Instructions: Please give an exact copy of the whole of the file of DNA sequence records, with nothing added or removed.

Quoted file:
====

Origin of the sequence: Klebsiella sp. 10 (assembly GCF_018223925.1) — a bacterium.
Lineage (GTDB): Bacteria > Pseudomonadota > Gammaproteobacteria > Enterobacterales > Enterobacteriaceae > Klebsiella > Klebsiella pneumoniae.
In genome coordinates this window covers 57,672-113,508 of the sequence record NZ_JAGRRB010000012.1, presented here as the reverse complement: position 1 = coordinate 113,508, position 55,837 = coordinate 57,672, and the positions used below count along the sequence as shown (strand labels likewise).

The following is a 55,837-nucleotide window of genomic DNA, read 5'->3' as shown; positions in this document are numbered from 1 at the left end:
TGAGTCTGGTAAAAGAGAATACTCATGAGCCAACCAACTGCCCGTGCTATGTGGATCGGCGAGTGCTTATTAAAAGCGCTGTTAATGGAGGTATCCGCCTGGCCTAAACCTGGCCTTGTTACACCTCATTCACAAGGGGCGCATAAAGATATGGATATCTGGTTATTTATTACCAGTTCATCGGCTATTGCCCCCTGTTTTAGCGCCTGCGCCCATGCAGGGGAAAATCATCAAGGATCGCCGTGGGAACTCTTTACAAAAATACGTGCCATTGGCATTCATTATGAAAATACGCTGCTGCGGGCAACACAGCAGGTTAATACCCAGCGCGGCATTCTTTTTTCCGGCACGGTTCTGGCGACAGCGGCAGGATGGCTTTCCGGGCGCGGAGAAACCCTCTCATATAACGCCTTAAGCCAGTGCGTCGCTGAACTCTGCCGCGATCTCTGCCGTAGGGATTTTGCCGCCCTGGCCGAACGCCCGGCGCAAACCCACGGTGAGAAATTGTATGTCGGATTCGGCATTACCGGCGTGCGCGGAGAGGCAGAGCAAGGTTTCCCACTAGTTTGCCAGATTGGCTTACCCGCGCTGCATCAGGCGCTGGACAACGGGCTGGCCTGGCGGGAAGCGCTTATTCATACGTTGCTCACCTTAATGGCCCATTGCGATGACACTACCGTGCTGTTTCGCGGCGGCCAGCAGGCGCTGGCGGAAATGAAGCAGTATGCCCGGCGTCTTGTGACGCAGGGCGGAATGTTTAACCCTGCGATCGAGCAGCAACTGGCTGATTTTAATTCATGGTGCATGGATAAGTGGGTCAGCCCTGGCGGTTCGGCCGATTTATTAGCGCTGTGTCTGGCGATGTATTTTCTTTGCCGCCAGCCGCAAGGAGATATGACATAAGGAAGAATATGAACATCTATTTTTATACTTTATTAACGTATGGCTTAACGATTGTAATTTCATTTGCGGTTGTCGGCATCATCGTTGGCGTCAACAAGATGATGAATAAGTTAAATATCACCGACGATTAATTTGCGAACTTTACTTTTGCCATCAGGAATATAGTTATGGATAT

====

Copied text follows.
Origin of the sequence: Klebsiella sp. 10 (assembly GCF_018223925.1) — a bacterium.
Lineage (GTDB): Bacteria > Pseudomonadota > Gammaproteobacteria > Enterobacterales > Enterobacteriaceae > Klebsiella > Klebsiella pneumoniae.
In genome coordinates this window covers 57,672-113,508 of the sequence record NZ_JAGRRB010000012.1, presented here as the reverse complement: position 1 = coordinate 113,508, position 55,837 = coordinate 57,672, and the positions used below count along the sequence as shown (strand labels likewise).

The following is a 55,837-nucleotide window of genomic DNA, read 5'->3' as shown; positions in this document are numbered from 1 at the left end:
TGAGTCTGGTAAAAGAGAATACTCATGAGCCAACCAACTGCCCGTGCTATGTGGATCGGCGAGTGCTTATTAAAAGCGCTGTTAATGGAGGTATCCGCCTGGCCTAAACCTGGCCTTGTTACACCTCATTCACAAGGGGCGCATAAAGATATGGATATCTGGTTATTTATTACCAGTTCATCGGCTATTGCCCCCTGTTTTAGCGCCTGCGCCCATGCAGGGGAAAATCATCAAGGATCGCCGTGGGAACTCTTTACAAAAATACGTGCCATTGGCATTCATTATGAAAATACGCTGCTGCGGGCAACACAGCAGGTTAATACCCAGCGCGGCATTCTTTTTTCCGGCACGGTTCTGGCGACAGCGGCAGGATGGCTTTCCGGGCGCGGAGAAACCCTCTCATATAACGCCTTAAGCCAGTGCGTCGCTGAACTCTGCCGCGATCTCTGCCGTAGGGATTTTGCCGCCCTGGCCGAACGCCCGGCGCAAACCCACGGTGAGAAATTGTATGTCGGATTCGGCATTACCGGCGTGCGCGGAGAGGCAGAGCAAGGTTTCCCACTAGTTTGCCAGATTGGCTTACCCGCGCTGCATCAGGCGCTGGACAACGGGCTGGCCTGGCGGGAAGCGCTTATTCATACGTTGCTCACCTTAATGGCCCATTGCGATGACACTACCGTGCTGTTTCGCGGCGGCCAGCAGGCGCTGGCGGAAATGAAGCAGTATGCCCGGCGTCTTGTGACGCAGGGCGGAATGTTTAACCCTGCGATCGAGCAGCAACTGGCTGATTTTAATTCATGGTGCATGGATAAGTGGGTCAGCCCTGGCGGTTCGGCCGATTTATTAGCGCTGTGTCTGGCGATGTATTTTCTTTGCCGCCAGCCGCAAGGAGATATGACATAAGGAAGAATATGAACATCTATTTTTATACTTTATTAACGTATGGCTTAACGATTGTAATTTCATTTGCGGTTGTCGGCATCATCGTTGGCGTCAACAAGATGATGAATAAGTTAAATATCACCGACGATTAATTTGCGAACTTTACTTTTGCCATCAGGAATATAGTTATGGATAT